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Parashat Tzav 5775 — 03/25/2015

Parashat Tzav 5775 — 03/25/2015

The opening paragraph of our portion, which is recited daily in the morning liturgy, describes the ritual of the morning daily offering (tamid).  The very first thing done in the Temple in the morning is one of the kohanim removes a shovelful of ash from the altar, and places it next to the altar.  This ash is the remains of the offerings of the previous day, which were allowed to be burned overnight.  Then, he would change into older, slightly worn clothes, and remove the accumulation of ash from the top of the altar, and take it outside the walls of Jerusalem to a ritually clean place.  Then, one of the kohanim would light two logs of wood on the altar, in preparation for the activity of the new day.

Rav Kook finds significance in these procedures:

Thus we see that the Olah service involved three different locations, with descending sanctity:

    • The fire on top of the altar
    • Next to the altar, where a shovelful of ashes was placed
    • A ritually clean place outside the camp for the remaining ashes.

He then relates these three levels to the stages of prophecy and its expressions:

    • The prophetic experience is a blaze of sacred flames inside the human soul, a divine interaction that transcends ordinary life…
    • However the prophet wants to extend the impact of this lofty experience so it can make its mark on his character traits and inner life. … This is a secondary level of holiness, analogous to those aspects of life that are close to the holy itself, where impressions of the sacred vision may be stored in a pure state
    • The lowest expression of the prophetic vision is in its public revelation.  Informing the people of the content of Gd’s message, and thereby infusing life and human morality with divine light – this takes place at a more peripheral level.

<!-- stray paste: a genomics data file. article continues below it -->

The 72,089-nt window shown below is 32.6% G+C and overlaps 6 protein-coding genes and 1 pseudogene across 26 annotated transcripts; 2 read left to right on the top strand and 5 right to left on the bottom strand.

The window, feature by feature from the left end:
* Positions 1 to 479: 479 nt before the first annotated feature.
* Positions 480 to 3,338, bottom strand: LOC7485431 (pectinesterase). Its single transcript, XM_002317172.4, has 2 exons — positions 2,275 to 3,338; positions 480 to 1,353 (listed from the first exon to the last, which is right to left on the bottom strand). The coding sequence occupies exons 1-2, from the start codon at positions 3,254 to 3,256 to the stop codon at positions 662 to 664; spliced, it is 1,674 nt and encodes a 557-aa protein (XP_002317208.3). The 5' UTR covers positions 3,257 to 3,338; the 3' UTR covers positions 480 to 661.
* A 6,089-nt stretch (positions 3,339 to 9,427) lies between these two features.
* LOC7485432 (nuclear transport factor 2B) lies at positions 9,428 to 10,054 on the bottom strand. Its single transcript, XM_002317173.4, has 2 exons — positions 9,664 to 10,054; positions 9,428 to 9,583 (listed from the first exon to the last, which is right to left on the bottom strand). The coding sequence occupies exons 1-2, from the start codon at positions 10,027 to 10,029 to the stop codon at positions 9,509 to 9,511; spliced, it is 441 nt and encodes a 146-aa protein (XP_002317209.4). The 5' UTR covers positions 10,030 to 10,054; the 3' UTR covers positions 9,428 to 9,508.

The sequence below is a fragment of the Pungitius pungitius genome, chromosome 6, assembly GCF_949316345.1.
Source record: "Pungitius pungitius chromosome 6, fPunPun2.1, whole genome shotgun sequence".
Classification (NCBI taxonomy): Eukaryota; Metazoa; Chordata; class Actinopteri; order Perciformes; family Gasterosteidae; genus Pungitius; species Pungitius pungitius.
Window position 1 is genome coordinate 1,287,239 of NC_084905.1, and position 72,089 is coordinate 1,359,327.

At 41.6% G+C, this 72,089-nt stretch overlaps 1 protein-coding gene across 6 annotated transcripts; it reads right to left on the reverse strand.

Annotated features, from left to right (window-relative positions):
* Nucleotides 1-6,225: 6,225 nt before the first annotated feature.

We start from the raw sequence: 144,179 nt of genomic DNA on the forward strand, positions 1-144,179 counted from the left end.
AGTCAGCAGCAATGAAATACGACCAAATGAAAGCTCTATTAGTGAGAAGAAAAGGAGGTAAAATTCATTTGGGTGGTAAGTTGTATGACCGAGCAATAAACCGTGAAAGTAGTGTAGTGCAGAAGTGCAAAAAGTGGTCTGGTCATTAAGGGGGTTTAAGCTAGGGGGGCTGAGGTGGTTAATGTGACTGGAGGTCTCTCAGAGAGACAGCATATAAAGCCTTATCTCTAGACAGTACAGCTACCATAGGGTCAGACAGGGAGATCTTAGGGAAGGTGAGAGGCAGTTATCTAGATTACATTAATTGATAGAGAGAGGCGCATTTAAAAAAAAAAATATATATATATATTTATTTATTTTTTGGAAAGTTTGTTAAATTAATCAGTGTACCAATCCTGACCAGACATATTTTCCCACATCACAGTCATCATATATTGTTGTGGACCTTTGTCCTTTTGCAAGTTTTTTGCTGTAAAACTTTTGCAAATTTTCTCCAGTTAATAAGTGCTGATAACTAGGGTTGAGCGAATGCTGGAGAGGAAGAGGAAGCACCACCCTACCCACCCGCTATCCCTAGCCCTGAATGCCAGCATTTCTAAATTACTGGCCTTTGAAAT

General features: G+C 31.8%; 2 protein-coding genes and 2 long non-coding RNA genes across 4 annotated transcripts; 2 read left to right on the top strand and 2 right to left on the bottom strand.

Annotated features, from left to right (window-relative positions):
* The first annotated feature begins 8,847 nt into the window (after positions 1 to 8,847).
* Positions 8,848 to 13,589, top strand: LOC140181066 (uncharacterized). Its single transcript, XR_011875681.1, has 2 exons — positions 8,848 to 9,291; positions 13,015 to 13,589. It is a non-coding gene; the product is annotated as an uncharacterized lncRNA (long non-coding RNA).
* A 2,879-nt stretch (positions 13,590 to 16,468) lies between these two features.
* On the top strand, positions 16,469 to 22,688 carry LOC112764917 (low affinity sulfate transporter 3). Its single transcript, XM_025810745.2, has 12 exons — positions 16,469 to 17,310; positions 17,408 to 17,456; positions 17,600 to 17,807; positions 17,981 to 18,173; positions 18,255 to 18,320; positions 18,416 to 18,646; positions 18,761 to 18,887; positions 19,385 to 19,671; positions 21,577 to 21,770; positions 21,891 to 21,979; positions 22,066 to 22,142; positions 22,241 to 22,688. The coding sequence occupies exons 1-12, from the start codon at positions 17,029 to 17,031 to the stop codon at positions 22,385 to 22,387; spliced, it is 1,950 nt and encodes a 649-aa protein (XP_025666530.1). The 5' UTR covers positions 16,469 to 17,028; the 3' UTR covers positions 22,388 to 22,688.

In this formulation Rav Kook may be following the description of the three “upper” sefirot, or emanations of the Divine, which lie at the basis of creation: Chochmah (“wisdom”), Binah (“Intellect”) and Da’at (“Knowledge”).  Chochmah is sometimes likened to a flash of lightning, which, for one stroboscopic moment, illuminates the darkness, showing us in an instant all the features of the landscape.  We might not remember all the details, but the overall picture is blindingly clear.  Binah is the quality that sifts through the data that Chochmah has brought to light, systematizing and organizing it into a coherent picture that can be applied and used for individual betterment.  Finally, Da’at, is a kind of synthesis of the previous two, a state of illumination that is steadied and grounded by the order created by Binah.

I suspect that if we reflect back on our own experiences that we will find that we’ve experienced this threefold process in our own lives.  I actually experience it, albeit on a much attenuated level, every week when I write one of these little pieces.  After reviewing the parashah and any commentaries (like Rav Kook’s works), a thought will bubble up inside that contains, in seed form, the whole thrust of the essay.  I must say, it’s hardly like a blaze of lightning across the sky, but it is  very distinct, if subtle.  From that point I bring in other experiences I’ve had, or read about, and other commentaries that might be relevant to the point I’m trying to make, and begin to flesh out the structure of the essay.  Finally, I sit and write, and the original thought takes a final form in words that can be conveyed to another person.